Raising a Stink (Literally)

Ah, pedicure season. Or is it AAAHHHH, pedicure season? For the most part, I’m sure all of you look forward to the summer months for the natural boost to your pedicure business, but I’m also curious about whether you ever have to deal with a stinky problem stemming from neglected feet — namely, foot odor.
Just in case, I’ve compiled a list of some home-remedy tips from How Stuff Works and WebMD. Most of these are ways to lessen sweat or to keep feet dry. Try to slip these into conversation the next time a client comes in with stinky feet.
  • Add a half cup of kosher salt to a quart of water and soak your feet in the solution. Don’t rinse your feet; just dry thoroughly.
  • Mix one teaspoon of peroxide (3%) to one cup (8 ounces) of water. Wipe this on the feet with a washcloth.
  • Apply antiperspirant (the same brand as what goes under your arms — though I’d recommend a separate stick) to your feet. Or try shaking on deodorizing foot powder that contains aluminum chloride hexahydrate.
  • Because they allow air to get to the feet, wear open shoes whenever possible. (This is just good advice for pedicure clients anyway!)
  • Alternate shoes on a daily basis, giving them time to air out in between wearings. (Bonus: this will probably make you more fashionable as well.)
  • Treat shoes with an over-the-counter deodorizer. Or sprinkle the inside of your shoes with cornstarch to help absorb moisture and keep feet drier.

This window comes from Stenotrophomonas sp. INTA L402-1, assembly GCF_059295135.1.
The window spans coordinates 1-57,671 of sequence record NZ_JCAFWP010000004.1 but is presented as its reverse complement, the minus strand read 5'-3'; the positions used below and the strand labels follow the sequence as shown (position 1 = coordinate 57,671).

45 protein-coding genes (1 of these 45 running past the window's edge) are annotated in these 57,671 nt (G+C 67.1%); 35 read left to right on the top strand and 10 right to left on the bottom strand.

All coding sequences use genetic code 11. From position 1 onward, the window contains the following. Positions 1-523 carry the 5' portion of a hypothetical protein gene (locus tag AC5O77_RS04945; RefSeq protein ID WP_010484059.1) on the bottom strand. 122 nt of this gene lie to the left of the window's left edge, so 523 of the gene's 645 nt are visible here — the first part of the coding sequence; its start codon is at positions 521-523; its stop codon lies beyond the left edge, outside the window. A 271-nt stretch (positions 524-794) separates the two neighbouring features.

• Avoid strong-flavored foods such as garlic, onions, scallions, oils, curry, and peppers, because the substances that give them their powerful flavor and aroma can pass through the bloodstream and eventually concentrate in your sweat.
  • A doctor might be able to offer other alternatives. Sometimes excessive sweating (called hyperhidrosis) requires more permanent treatments.
Have you ever faced a client with foot odor? Were you able to bring up the subject? Leave me a note in Feedback.

Facebook Comments ()

Leave a Comment


Comments (2)


Featured Products & Promotions   |   Advertisement

Market Research

Market Research How big is the U.S. nail business? $7.3 billion. What's the average service price for a manicure? Dig into our decades' deep research archives.

Industry Statistics for

View All


FREE Subscription

VietSalon is a Vietnamese-language magazine and the sister publication to NAILS. Click the link below to sign up for a FREE one-year subscription.

Get a free preview issue and a Free Gift
Subscribe Today!

Please sign in or register to .    Close
Subscribe Today
Subscribe Today